If it had have been the same Kaylee Stewart (which it wasn’t) she would have known that if she had ‘come out’ as being connected to the Eagles’ Nest estate, readers would obviously have taken everything positive she said about the place with a pinch of salt. And so if it was her (and we’re all aware that it wasn’t) she would have simply omitted any reference to the fact that it was her family’s business anyway. Clever lady.
(It’s worth noting that according to the website, the real Kaylee Stewart wasn’t working for the vineyard when the comment was posted.)

For me, it raises an interesting point with regard to bloggers recommending products. We wouldn’t have believed what the real Kaylee Stewart had said if we’d known about her family’s business, and yet people still read blog posts for which the blogger has been paid or has received free accommodation/food/services or goods and they lap up the positive reviews. It works for the blogger, because they get money and/or free stuff, and it works for the company involved because they get the positive review and the increase in sales. We can all name several (or more) local blogs that do this.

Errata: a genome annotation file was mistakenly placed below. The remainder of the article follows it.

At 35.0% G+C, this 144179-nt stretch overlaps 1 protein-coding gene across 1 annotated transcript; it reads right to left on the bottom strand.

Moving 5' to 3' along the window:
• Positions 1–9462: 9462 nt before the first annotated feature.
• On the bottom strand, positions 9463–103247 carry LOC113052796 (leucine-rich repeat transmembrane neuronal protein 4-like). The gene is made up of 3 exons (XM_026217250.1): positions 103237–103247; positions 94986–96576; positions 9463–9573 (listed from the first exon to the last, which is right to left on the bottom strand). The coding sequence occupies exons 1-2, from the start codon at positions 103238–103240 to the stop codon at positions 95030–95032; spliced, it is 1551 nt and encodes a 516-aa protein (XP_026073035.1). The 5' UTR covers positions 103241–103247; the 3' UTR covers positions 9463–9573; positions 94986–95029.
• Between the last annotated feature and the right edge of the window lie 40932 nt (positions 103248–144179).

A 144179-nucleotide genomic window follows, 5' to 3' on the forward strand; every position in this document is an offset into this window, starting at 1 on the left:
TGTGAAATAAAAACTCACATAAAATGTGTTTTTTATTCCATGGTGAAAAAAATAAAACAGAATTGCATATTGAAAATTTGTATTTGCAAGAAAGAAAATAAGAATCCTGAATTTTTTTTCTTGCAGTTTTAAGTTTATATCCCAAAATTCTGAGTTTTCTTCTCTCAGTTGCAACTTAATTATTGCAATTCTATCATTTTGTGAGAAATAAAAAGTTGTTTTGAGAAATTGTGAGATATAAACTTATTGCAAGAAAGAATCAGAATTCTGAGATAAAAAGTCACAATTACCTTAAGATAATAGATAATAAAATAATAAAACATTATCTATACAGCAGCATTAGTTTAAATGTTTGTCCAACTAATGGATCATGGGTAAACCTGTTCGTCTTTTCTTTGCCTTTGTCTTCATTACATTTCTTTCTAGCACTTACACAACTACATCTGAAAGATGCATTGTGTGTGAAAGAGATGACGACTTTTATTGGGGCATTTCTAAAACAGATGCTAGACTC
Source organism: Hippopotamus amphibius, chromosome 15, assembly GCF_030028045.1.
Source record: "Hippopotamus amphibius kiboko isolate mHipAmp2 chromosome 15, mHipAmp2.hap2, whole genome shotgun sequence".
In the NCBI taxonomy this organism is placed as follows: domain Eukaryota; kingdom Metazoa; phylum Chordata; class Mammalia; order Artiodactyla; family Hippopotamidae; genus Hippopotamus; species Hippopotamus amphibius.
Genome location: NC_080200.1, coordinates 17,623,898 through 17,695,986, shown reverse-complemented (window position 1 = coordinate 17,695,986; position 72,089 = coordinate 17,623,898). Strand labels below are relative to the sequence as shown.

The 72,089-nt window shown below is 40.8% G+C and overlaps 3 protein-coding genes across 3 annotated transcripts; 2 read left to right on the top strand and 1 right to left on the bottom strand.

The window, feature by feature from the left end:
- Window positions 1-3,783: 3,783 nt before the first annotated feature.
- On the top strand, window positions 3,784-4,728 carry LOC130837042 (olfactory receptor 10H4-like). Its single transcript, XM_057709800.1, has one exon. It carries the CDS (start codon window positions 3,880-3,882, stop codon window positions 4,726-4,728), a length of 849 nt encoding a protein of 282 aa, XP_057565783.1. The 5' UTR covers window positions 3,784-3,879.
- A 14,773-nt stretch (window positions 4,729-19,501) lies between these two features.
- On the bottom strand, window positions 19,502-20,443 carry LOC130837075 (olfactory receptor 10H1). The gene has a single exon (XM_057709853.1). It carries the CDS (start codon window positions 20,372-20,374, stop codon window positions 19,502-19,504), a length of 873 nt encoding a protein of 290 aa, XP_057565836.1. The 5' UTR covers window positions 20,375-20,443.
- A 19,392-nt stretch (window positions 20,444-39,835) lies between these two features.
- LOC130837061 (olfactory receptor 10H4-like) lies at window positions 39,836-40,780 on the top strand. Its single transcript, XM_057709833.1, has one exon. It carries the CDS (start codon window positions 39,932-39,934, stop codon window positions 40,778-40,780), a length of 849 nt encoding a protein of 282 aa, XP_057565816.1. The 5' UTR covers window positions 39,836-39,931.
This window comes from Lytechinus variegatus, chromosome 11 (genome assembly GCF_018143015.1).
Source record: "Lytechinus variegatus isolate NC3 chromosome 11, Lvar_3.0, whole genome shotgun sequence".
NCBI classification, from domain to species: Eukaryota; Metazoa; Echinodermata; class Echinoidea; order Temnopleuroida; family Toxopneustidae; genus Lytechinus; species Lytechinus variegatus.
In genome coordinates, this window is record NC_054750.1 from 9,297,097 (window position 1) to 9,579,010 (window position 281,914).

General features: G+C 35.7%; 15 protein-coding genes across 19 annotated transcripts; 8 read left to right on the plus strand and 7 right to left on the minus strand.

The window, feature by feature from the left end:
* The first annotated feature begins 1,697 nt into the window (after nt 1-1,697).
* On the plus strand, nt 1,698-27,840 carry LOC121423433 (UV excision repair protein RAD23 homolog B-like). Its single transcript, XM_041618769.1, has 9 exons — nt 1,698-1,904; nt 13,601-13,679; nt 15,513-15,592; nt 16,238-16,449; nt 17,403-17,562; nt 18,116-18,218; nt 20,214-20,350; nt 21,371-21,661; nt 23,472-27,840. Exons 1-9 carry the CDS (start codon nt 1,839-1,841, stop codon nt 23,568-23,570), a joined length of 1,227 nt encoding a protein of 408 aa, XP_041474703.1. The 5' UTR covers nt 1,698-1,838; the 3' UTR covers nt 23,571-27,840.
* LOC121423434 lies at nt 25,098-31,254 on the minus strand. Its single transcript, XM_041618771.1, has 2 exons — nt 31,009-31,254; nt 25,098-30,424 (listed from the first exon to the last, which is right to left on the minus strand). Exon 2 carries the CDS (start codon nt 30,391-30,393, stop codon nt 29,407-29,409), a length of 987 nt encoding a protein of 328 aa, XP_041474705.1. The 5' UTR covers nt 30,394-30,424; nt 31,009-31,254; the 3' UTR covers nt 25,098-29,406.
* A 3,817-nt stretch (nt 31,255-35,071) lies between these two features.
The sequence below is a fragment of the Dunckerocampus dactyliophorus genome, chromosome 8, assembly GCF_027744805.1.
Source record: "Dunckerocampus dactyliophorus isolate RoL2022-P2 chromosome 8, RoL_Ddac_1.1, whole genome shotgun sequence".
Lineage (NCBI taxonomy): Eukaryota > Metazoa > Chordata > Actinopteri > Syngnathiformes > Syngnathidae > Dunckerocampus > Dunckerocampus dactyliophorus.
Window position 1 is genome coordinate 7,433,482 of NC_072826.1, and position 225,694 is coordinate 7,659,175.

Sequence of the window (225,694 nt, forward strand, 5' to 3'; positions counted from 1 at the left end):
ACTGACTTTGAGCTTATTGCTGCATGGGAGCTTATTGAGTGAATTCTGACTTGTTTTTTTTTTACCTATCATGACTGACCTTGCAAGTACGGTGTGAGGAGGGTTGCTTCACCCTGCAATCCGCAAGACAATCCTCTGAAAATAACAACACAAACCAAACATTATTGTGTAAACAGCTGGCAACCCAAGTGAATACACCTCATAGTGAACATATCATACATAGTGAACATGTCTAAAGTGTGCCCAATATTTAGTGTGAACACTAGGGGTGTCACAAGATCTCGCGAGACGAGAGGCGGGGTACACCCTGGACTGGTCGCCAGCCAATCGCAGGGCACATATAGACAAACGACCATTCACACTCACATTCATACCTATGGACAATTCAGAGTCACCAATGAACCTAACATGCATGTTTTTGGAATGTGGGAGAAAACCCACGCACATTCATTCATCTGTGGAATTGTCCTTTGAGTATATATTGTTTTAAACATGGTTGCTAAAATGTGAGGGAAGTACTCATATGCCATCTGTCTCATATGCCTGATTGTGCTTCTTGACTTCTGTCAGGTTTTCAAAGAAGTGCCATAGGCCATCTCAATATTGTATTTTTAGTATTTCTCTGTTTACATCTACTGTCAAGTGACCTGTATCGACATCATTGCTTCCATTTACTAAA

People aren’t going to believe everything that they read, though, are they? Except obviously yes, enough of them do, because otherwise it would all stop. Personally, I can’t understand it. It’s actually fairly depressing that no-one seems to think any deeper than the actual words they are reading when there’s a paid-for review. Most of the time there’s absolutely no disclosure by the blogger anyway, so I guess you’d never know.

These days, when I get asked to do reviews on stuff, I make it clear from the outset that if it’s not very good, I will write that it’s not very good. And suddenly there are very few takers. Maybe because they don’t have the confidence in the product, but more likely that they know that they can get the next blogger they call to write something nice – however poor the actual experience – by just giving them some money or make up or a helicopter trip or a phone or whatever.

Whatever happened to integrity, hey?

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Constantia Wine Route redux

When people think “Wine Route”, they generally think of Stellenbosch, Franschhoek, Paarl or Wellington (jks – no-one goes to Wellington deliberately). We think that Local is lekker though, so we headed just down the road to sample a bit of what Constantia had to offer.

It had been a while since we had been on the Constantia Wine Route, and we came far from doing all of it today. However, three wine farms and 19 wines later, we’d had a good time. It was only when we got back that I realised I hadn’t taken many photos. Having too much fun, see?